Author Katherine Boo chronicles three years of living in Annawadi, located in Mumbai, across from an international airport and luxury hotels, in her stellar book, Behind the Beautiful Forevers. The book is centered on a family falsely accused of a crime, but beneath that, it is a broad perspective of living in the slums. Unlike first world societies where basic justice is a given, the family faces rampant corruption and bribes just to stop their situation from becoming worse. The struggle to survive, including the daily task of finding clean food and water, and the difficulties navigating the weak justice system are constant and pervasive throughout the book.
The people in Annawadi are mainly scavengers. Not many children attend school, not only because it ends at 7th grade, but also, for many schools, teachers are not adept at teaching and frequently to not even show up. Also, with families already struggling to make ends meet, children are needed to scavenge items and hopefully bring in money to carry the family over to the next day. And yet, as bad as the conditions are in Annawadi, the fact that people migrate there is an indication of how much worse conditions are elsewhere.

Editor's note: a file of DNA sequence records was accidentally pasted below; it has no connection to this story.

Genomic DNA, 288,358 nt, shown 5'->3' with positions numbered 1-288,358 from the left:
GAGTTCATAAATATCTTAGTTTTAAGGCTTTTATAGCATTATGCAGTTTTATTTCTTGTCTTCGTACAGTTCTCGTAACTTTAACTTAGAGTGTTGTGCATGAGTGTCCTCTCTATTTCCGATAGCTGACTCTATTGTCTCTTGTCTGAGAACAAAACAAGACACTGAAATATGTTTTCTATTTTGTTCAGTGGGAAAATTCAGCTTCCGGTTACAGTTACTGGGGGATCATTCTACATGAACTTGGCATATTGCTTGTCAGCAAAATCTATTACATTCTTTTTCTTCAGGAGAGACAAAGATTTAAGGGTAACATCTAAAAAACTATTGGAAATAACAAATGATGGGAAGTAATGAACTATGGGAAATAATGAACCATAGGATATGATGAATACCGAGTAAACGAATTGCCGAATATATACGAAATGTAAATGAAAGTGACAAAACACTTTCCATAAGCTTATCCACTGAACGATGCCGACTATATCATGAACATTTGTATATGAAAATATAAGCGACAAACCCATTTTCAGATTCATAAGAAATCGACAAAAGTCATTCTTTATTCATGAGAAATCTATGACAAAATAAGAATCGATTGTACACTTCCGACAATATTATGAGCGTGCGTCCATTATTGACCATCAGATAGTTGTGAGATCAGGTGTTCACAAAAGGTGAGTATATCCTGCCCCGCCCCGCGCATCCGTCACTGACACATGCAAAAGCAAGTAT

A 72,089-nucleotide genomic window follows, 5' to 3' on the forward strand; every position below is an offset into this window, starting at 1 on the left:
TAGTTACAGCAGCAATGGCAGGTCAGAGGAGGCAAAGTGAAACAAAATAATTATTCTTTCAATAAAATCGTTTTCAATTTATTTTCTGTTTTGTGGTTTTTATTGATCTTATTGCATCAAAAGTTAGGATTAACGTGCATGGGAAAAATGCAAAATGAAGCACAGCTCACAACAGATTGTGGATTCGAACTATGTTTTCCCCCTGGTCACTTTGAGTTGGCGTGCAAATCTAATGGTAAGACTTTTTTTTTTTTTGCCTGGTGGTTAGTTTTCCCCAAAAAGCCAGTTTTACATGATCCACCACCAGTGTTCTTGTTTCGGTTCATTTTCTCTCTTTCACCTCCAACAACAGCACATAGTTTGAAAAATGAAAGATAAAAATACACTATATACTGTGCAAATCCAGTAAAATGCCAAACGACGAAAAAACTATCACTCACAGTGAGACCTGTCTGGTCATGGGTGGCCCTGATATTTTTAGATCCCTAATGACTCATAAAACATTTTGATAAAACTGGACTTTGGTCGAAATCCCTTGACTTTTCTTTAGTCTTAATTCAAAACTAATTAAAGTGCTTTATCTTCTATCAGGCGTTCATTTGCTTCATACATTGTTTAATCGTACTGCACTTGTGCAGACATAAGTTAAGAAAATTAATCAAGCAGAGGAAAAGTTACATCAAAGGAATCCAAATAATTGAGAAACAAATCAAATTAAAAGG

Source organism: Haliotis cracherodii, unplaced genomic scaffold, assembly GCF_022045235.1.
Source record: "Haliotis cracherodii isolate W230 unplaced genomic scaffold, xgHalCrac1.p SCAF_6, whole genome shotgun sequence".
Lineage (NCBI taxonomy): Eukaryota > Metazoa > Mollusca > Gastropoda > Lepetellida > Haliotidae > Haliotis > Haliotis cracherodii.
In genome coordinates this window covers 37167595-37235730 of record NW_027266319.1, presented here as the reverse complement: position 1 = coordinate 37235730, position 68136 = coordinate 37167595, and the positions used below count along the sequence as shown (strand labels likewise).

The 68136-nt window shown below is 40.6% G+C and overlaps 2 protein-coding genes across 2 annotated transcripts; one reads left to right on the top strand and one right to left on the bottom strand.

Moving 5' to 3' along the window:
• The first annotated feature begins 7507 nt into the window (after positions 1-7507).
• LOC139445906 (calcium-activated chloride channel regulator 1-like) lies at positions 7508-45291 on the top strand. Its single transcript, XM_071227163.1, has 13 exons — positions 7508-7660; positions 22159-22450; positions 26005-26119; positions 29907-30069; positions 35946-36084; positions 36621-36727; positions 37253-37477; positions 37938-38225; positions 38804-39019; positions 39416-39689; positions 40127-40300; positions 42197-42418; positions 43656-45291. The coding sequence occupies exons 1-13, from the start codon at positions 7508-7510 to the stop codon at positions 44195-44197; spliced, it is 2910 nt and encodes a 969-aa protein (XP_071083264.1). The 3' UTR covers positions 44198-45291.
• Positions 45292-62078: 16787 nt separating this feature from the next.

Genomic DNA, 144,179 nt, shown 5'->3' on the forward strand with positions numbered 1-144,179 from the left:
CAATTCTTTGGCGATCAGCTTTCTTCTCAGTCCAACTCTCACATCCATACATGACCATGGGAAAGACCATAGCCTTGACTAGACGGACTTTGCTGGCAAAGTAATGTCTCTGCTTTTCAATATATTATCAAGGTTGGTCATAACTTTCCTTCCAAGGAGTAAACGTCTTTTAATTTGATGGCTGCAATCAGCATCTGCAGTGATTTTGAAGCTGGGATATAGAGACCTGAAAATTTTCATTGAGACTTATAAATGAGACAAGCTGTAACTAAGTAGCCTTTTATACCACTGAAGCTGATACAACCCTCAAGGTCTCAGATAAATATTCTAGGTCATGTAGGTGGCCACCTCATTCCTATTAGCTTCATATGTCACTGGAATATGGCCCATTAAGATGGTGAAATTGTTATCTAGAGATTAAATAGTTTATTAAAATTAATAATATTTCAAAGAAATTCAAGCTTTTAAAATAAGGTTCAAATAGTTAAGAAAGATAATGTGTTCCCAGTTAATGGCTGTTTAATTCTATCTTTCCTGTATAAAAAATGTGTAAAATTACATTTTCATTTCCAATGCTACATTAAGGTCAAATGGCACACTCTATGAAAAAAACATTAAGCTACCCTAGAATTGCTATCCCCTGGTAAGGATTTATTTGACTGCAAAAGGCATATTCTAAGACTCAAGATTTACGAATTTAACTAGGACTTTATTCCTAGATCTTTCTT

One of the shocking things that stuck with me after reading this book is the role of non-profit organizations. It is disheartening to know that although there are many NGOs helping, there are also many corrupt ones that impede the upward mobility process of the poor.
Boo’s writing is spectacular; although the book is nonfiction, it reads like a novel, and captures its audience from the first page. Without being preachy, she effectively writes why those in abject poverty have such difficulty rising. It is not one or two problems that are the demarcation of the poverty from those better off. In short, it is a lack of necessary resources: education, jobs, housing, healthcare, sanitation, and a fair and balanced judicial system.
After reading Behind the Beautiful Forevers, I’m eager to read another articles by Boo. Her ability to make an abstract concept (life in a third world country) concrete and moving is amazing and made me step back and reassess my views.